bad dialogue, lack of or poor use of music, some what
    more two dimensional characters, plots that felt
    a little weak and a series arc that took too much focus
    away from each individual episode. However, looking at
    the big picture, I’ve realized that have been making all
    these judgments in comparison to the previous five years.

    The relaunch or Doctor Who in 2005 was miraculous in the
    first place. It seemed like modern day television and
    science fiction wouldn’t allow a concept as wacky as
    Doctor Who; not to mention that the show had been aired
    for 26 series and had already failed at an attempt to be
    relaunch….. regenerated (tee hee). It was a general
    acceptance that Doctor Who was done.

    However, with an excellent crew, an experienced
    and enthusiastic Russle T. Davies, and a few good people
    at the BBC, there was one last chance to once again give
    Doctor Who new life. With the casting of Christopher
    Eccleston as the Doctor and Billie Piper as the companion,
    the show got the publicity it needed for the public to
    tune in.

    The result was a brand new and absolutely amazing new
    Doctor Who; with excellent directing, sharp writing,
    wonderfully well placed musical scores, a fun and
    sexy new companion in Rose Tyler, and, most importantly,
    a Fantastic 9th Doctor. All of this lead to compelling and
    entertaining stories, emotional moments and an absolutely
    mind blowing series finale; which of course gave us a new
    Doctor in David Tennant.

    The trend continued to run with the 10th Doctor. More
    incredible stories, more amazing new companions and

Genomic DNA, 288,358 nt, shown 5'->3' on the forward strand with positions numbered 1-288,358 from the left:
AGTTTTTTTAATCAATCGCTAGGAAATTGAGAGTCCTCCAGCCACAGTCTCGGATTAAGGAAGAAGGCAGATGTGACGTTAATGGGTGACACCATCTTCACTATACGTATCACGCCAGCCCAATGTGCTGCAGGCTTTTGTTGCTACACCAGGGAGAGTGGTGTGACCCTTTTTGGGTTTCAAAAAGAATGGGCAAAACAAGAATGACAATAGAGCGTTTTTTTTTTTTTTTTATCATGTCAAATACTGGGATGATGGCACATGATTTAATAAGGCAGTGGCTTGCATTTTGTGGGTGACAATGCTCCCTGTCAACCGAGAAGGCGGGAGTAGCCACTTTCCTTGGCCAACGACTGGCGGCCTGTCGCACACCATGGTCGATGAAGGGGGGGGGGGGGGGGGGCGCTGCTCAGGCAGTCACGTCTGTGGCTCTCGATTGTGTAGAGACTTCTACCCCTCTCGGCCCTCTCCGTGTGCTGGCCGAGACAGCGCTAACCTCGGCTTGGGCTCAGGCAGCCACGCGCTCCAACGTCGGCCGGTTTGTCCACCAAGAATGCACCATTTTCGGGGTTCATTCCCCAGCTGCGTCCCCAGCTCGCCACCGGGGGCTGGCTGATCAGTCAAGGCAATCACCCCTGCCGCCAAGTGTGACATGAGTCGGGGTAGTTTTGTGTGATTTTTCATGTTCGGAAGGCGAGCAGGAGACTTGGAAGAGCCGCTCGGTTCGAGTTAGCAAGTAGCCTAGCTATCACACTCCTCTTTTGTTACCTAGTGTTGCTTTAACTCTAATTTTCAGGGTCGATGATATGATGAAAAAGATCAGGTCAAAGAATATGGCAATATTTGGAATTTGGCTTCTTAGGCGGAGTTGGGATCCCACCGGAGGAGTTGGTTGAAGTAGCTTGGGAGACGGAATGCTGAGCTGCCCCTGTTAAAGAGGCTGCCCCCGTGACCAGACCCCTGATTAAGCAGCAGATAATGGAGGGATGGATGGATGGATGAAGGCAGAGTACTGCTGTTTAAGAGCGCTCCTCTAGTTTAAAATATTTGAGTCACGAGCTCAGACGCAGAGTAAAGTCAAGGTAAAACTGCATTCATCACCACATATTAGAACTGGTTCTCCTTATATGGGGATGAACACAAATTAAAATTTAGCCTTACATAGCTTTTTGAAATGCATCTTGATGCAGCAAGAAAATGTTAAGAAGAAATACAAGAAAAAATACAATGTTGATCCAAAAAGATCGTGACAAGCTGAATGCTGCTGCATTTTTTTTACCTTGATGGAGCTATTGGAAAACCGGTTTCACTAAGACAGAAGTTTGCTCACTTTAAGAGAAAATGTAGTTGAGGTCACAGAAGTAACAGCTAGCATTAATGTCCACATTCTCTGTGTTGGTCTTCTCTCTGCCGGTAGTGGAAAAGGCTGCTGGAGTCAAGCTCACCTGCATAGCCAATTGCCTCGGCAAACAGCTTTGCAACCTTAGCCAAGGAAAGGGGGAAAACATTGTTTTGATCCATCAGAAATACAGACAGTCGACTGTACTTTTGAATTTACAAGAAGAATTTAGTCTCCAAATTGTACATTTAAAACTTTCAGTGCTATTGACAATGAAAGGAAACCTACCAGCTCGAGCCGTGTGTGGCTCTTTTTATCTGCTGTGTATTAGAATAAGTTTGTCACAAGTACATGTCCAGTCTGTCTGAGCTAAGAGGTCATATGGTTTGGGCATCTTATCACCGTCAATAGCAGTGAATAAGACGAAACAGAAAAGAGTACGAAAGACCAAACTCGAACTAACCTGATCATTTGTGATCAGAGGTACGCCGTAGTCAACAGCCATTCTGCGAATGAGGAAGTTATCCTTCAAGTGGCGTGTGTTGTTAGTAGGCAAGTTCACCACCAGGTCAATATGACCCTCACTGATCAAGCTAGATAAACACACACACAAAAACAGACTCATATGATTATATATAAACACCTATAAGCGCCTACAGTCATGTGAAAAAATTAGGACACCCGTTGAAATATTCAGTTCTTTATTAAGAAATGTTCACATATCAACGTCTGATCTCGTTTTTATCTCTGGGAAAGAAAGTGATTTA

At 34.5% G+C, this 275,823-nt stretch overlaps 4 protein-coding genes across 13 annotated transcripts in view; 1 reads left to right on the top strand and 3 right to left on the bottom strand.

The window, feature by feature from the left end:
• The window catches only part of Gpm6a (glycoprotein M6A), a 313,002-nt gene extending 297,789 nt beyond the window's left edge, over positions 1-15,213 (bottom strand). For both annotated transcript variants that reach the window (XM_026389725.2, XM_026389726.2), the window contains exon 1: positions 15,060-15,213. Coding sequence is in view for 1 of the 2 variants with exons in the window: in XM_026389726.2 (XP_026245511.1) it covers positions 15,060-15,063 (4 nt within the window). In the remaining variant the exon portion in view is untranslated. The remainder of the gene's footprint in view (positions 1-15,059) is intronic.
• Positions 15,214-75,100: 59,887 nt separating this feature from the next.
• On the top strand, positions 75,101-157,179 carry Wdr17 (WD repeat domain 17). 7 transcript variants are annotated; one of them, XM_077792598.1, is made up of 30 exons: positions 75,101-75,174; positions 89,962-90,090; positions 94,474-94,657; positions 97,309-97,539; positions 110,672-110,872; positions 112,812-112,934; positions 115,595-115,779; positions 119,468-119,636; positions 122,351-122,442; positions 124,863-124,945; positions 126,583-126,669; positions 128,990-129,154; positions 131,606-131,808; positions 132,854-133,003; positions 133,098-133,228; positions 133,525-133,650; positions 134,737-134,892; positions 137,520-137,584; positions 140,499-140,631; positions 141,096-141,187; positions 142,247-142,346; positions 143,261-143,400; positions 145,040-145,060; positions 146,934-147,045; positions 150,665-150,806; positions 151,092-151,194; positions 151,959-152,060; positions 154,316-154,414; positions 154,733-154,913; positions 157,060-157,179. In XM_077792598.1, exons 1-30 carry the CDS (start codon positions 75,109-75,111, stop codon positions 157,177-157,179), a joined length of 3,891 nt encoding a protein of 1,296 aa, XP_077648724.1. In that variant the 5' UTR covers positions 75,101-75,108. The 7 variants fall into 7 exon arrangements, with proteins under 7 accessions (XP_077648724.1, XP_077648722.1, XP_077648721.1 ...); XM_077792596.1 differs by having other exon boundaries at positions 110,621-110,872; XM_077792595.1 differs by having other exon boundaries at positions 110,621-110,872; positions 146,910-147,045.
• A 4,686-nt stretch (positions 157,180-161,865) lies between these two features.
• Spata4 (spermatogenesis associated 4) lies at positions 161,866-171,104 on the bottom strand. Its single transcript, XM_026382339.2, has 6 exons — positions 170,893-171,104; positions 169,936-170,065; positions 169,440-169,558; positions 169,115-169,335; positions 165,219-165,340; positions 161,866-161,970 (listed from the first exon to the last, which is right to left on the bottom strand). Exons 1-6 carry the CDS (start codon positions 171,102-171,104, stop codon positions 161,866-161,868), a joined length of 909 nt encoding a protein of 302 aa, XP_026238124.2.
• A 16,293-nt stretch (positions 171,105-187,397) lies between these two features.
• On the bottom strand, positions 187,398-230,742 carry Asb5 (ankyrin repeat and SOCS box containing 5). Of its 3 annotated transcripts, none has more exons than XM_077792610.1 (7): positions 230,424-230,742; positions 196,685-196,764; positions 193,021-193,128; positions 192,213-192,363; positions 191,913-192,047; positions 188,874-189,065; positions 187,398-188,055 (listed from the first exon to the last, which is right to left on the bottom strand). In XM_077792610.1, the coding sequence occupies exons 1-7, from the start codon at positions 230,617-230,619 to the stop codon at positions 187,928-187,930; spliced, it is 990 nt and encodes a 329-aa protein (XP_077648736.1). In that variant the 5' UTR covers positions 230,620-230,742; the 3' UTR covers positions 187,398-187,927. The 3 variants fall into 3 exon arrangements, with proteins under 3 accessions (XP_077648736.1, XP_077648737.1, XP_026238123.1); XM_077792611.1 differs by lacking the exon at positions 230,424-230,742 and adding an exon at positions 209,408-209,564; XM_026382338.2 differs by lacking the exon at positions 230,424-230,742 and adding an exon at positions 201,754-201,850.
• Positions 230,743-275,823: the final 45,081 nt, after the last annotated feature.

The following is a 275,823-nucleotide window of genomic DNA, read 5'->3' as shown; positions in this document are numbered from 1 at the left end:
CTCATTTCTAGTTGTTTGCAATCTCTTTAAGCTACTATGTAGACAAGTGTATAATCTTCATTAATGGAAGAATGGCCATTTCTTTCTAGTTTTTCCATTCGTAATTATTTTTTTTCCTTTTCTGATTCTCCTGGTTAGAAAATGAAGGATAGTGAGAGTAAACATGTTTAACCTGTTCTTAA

more incredible finales. The David Tennant Doctor became
    so Brilliant and so popular that he became only the second
    actor to become the iconic image for the Doctor.
    The show was up and running stronger than ever before as
    the world rejoiced in the new Golden Age of Doctor Who;
    without a doubt the best show on television.

    Now we have an entirely new-new age of Doctor Who. An
    entirely new crew has been assigned, a new head writer in
    Stephen Moffat, a new main companion with Amy Pond
    and a brand new Doctor in Matt Smith. The feel and
    direction has changed and it is difficult to become
    accustomed. The new team seems a bit rusty and
    inexperienced, and i have not quite felt the same about it
    as I have in the Davies era.

    However, it is still good in it’s own right. Is it as good as it
    was? No. Will it be? Of course not! The Davies era was
    absolutely was as close to perfect story-telling as it gets.
    Unique circumstances lead to an absolute dream team of
    writers, actors, directors, producers and stage crew that
    is rarely seen in this day and age and can never be
    reproduced. So to even try to compare this new series to
    previous is unfair. Stephen Moffat and Matt Smith have had
    giant shoes to fill. Coming off of the End of Time and right
    into their ownera was an amazingly difficult task. There
    were bound to bumps and bruises along the way and we
    should expect such.

    Is Stephen Moffat revolutionary? No. Does the show
    still pack the awe inspiring punch? No. Is Matt Smith’s
    Doctor absolutely Fantastic or Brilliant? No.
    But you know what? That’s OK. Stephen Moffat is clever
    and imaginative. The show is still unique, intelligent and
    fun. And the 11th Doctor is quirky, hilarious and…… cool.
    Yes, I too say Bravo Mr. Moffat. You’ve managed to keep
    the ball rolling despite extenuating circumstances. It will
    never be as good as it was, but when you compare it too
    everything else, it is still the best damn show on television.